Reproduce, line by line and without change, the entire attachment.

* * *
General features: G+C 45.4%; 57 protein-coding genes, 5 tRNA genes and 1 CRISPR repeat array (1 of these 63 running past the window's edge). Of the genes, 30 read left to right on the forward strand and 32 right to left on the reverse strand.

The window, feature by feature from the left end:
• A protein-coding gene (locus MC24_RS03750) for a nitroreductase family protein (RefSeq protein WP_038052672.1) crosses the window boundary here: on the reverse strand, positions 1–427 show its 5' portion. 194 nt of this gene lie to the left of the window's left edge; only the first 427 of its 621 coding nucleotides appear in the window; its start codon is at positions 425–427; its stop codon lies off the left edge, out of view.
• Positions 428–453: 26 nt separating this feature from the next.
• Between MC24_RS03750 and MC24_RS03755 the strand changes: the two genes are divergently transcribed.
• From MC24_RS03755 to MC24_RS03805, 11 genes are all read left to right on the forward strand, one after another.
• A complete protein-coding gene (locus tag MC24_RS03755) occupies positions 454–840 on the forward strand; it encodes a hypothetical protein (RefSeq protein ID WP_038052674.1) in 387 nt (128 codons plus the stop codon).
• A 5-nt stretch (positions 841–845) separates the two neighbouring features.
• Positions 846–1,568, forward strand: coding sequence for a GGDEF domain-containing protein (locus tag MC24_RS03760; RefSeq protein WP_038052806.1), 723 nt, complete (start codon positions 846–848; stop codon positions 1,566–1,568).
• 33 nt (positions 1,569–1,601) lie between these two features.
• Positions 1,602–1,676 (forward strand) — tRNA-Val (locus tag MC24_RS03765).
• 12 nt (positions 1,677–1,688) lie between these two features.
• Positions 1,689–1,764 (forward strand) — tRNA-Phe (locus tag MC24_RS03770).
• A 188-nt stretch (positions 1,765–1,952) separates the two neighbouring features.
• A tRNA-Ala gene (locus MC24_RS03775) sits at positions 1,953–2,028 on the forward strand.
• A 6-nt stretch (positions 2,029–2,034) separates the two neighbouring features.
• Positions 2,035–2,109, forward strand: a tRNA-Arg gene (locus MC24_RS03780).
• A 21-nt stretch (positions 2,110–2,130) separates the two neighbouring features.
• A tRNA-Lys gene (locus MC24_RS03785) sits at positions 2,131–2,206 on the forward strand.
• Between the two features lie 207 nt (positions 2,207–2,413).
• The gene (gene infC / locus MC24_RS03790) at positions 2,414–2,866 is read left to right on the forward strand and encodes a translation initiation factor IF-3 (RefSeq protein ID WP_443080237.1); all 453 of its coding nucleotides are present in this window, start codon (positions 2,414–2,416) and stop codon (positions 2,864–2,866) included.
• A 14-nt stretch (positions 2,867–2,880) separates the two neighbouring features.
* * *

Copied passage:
General features: G+C 45.4%; 57 protein-coding genes, 5 tRNA genes and 1 CRISPR repeat array (1 of these 63 running past the window's edge). Of the genes, 30 read left to right on the forward strand and 32 right to left on the reverse strand.

The window, feature by feature from the left end:
• A protein-coding gene (locus MC24_RS03750) for a nitroreductase family protein (RefSeq protein WP_038052672.1) crosses the window boundary here: on the reverse strand, positions 1–427 show its 5' portion. 194 nt of this gene lie to the left of the window's left edge; only the first 427 of its 621 coding nucleotides appear in the window; its start codon is at positions 425–427; its stop codon lies off the left edge, out of view.
• Positions 428–453: 26 nt separating this feature from the next.
• Between MC24_RS03750 and MC24_RS03755 the strand changes: the two genes are divergently transcribed.
• From MC24_RS03755 to MC24_RS03805, 11 genes are all read left to right on the forward strand, one after another.
• A complete protein-coding gene (locus tag MC24_RS03755) occupies positions 454–840 on the forward strand; it encodes a hypothetical protein (RefSeq protein ID WP_038052674.1) in 387 nt (128 codons plus the stop codon).
• A 5-nt stretch (positions 841–845) separates the two neighbouring features.
• Positions 846–1,568, forward strand: coding sequence for a GGDEF domain-containing protein (locus tag MC24_RS03760; RefSeq protein WP_038052806.1), 723 nt, complete (start codon positions 846–848; stop codon positions 1,566–1,568).
• 33 nt (positions 1,569–1,601) lie between these two features.
• Positions 1,602–1,676 (forward strand) — tRNA-Val (locus tag MC24_RS03765).
• 12 nt (positions 1,677–1,688) lie between these two features.
• Positions 1,689–1,764 (forward strand) — tRNA-Phe (locus tag MC24_RS03770).
• A 188-nt stretch (positions 1,765–1,952) separates the two neighbouring features.
• A tRNA-Ala gene (locus MC24_RS03775) sits at positions 1,953–2,028 on the forward strand.
• A 6-nt stretch (positions 2,029–2,034) separates the two neighbouring features.
• Positions 2,035–2,109, forward strand: a tRNA-Arg gene (locus MC24_RS03780).
• A 21-nt stretch (positions 2,110–2,130) separates the two neighbouring features.
• A tRNA-Lys gene (locus MC24_RS03785) sits at positions 2,131–2,206 on the forward strand.
• Between the two features lie 207 nt (positions 2,207–2,413).
• The gene (gene infC / locus MC24_RS03790) at positions 2,414–2,866 is read left to right on the forward strand and encodes a translation initiation factor IF-3 (RefSeq protein ID WP_443080237.1); all 453 of its coding nucleotides are present in this window, start codon (positions 2,414–2,416) and stop codon (positions 2,864–2,866) included.
• A 14-nt stretch (positions 2,867–2,880) separates the two neighbouring features.